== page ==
What Is Skyr?Tuesday, March 7, 2017
By Kristen Simonds, BSc, Contributing Blogger
A walk down the dairy aisle reveals shelves packed with an overwhelming variety of yogurt. From Greek yogurt to soy yogurt to fruit-bottomed yogurt, plus full-fat and low-fat varieties, the choices are endless. But now there’s a new, yet ancient, type of yogurt being stocked on shelves across the country: skyr. Pronounced “skeer” this traditional Icelandic yogurt has been made for over 1,000 years.
Skyr contains just a few simple ingredients: skim milk, microbial enzymes and bacterial culture. Traditionally, the yogurt is made by combining skim milk with live active cultures, then straining out the whey to create a thick and creamy yogurt. Skyr is similar to Greek yogurt, but it’s strained even more to create a thick stick-to-your-spoon product. In fact, about 3-4 times more milk is needed to produce one container of skyr than one container of regular yogurt!
Skyr has a slightly sour dairy flavor, with a hint of sweetness. In addition to plain skyr, commercial manufacturers have also created flavors like vanilla, strawberry, and peach. Keep in mind that these flavored varieties often contain added sugars. Though skyr has a smaller market share than Greek yogurt, consumer demand has been growing rather quickly. But how does skyr stack up against its competitors? Let’s take a look:
Plain skyr (per 170 g): 110 calories, 19 grams of protein, 7 grams of carbohydrates, 0 grams of fat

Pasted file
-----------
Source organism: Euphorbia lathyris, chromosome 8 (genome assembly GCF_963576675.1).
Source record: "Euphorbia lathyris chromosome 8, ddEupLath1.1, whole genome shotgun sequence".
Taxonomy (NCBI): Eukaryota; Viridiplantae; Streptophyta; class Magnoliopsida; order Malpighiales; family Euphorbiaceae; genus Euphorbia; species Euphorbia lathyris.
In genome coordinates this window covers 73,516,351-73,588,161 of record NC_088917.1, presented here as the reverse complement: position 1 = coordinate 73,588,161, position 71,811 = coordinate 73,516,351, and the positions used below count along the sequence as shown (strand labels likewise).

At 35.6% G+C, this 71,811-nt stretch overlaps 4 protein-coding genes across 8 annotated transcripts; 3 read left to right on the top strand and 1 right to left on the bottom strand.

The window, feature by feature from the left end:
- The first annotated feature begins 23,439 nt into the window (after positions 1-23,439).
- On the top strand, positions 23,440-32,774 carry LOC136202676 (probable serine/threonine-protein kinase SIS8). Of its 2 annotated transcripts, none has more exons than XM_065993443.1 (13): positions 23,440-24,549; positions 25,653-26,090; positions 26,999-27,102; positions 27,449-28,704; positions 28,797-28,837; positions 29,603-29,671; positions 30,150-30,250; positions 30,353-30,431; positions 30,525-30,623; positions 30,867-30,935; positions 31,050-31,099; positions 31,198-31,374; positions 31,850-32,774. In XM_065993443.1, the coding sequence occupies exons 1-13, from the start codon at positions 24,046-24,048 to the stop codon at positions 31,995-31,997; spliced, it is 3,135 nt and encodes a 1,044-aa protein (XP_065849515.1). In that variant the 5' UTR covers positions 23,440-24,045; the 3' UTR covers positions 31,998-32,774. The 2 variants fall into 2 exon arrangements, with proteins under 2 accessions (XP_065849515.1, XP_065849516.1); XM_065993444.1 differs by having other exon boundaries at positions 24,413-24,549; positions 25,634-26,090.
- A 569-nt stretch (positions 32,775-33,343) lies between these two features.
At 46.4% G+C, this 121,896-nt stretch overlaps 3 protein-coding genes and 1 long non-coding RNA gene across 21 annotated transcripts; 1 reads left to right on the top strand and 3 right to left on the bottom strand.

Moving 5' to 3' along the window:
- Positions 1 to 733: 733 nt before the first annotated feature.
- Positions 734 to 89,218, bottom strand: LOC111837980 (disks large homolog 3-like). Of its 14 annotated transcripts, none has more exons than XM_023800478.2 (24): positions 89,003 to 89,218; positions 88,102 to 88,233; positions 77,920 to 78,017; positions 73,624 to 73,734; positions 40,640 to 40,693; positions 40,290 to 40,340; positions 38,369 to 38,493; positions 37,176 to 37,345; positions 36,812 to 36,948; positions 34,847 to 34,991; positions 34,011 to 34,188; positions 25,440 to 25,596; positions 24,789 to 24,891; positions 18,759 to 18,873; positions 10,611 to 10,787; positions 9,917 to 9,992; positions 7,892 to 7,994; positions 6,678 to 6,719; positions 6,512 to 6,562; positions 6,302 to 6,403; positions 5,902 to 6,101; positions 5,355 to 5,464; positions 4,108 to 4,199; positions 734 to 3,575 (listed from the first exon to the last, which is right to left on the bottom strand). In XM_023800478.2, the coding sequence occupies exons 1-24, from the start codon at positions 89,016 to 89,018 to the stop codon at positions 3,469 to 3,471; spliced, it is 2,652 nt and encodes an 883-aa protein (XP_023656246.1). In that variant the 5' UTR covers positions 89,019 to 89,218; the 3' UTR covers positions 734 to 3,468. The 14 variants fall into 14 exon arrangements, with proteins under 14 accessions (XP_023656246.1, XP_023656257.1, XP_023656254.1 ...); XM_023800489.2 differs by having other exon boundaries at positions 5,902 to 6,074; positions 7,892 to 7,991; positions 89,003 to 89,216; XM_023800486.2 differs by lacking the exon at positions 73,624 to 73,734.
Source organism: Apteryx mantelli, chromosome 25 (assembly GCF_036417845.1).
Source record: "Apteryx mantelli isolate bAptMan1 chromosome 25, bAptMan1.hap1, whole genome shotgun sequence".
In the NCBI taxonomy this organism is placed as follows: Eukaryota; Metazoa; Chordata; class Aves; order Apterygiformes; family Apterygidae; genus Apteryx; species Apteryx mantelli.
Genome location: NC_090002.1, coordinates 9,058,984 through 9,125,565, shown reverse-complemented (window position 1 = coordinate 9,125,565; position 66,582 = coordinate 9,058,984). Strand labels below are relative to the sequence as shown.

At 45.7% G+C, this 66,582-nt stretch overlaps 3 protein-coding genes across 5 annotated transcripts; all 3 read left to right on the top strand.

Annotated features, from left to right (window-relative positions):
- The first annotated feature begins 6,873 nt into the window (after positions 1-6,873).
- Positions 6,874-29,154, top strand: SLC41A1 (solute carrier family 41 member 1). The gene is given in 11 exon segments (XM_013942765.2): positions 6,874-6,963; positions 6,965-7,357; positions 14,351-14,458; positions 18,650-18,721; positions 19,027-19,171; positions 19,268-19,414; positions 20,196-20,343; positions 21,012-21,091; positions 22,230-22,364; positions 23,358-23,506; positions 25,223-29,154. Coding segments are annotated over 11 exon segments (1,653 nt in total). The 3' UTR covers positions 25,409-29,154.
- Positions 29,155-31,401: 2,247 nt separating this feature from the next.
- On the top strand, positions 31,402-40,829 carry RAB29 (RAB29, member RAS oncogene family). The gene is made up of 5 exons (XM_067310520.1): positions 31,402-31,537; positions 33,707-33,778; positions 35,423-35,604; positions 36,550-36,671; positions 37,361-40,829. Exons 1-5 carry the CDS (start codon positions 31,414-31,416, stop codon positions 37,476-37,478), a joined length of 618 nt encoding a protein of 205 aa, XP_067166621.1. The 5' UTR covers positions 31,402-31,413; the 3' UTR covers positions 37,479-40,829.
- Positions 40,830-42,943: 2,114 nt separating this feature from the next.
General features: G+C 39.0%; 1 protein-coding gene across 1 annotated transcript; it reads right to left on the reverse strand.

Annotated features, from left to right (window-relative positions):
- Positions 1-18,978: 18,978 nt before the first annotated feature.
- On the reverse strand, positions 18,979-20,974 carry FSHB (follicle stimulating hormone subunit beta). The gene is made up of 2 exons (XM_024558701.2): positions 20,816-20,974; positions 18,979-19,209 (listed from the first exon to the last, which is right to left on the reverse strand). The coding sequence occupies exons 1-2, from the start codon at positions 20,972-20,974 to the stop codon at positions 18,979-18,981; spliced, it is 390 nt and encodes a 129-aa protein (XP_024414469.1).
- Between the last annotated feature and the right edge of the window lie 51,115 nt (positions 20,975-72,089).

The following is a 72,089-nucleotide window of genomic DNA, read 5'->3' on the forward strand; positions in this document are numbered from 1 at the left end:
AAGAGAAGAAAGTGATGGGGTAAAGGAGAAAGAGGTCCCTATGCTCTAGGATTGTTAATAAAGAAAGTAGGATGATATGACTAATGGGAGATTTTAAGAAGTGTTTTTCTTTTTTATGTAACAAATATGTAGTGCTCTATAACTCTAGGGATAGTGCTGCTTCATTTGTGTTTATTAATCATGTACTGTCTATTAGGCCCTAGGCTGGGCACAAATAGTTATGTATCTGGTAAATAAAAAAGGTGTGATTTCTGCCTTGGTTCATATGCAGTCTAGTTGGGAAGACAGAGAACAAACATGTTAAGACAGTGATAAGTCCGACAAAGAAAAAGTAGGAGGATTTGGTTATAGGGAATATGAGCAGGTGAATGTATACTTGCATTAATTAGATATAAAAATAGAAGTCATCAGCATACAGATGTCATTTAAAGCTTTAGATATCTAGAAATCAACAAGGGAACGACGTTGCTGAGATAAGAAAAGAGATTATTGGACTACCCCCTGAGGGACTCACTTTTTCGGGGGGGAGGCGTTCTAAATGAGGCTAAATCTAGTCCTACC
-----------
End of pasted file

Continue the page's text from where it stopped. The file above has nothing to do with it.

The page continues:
Plain Greek yogurt (per 175 g): 100 calories, 17 grams of protein, 6 grams of carbohydrates, 0 grams of fat
Plain yogurt (per 175 g):60 calories, 10 grams of protein, 5 grams of carbohydrates, 0 grams of fat
Strawberry yogurt (per 175 g): 170 calories, 7 grams of protein, 26 grams of carbohydrates, 4 grams of fat
Most skyr products contain more than 20 grams of protein per cup, with little to no fat or added sugars. Skyr is high is calcium and vitamin D, as well as other vitamins and minerals found in milk products, which keeps your bones and muscles healthy and strong. It’s also a great choice for those who are lactose intolerant, as the yogurt is naturally lactose-free. Packed full of probiotic cultures, aka ‘friendly’ bacteria, skyr may help improve digestive health and potentially boost immunity. Skyr makes an excellent addition to smoothies, sauces and dips, desserts, and other baked goods! Like other yogurts, skyr, can fit into a healthy diet and help meet the recommended 3 servings of dairy each day.
Kristen Simonds, BSc is a recent graduate of the Honors Specialization Nutrition and Dietetics program from Western University in London, Canada. She hopes to become a Registered Dietitian in the near future and use her love of food, nutrition, and fitness to better the lives of others. She is passionate about culinary nutrition and cooking nutritious plant-based recipes for her family and friends.Filed under Hot Topics, Tips | Comments: 1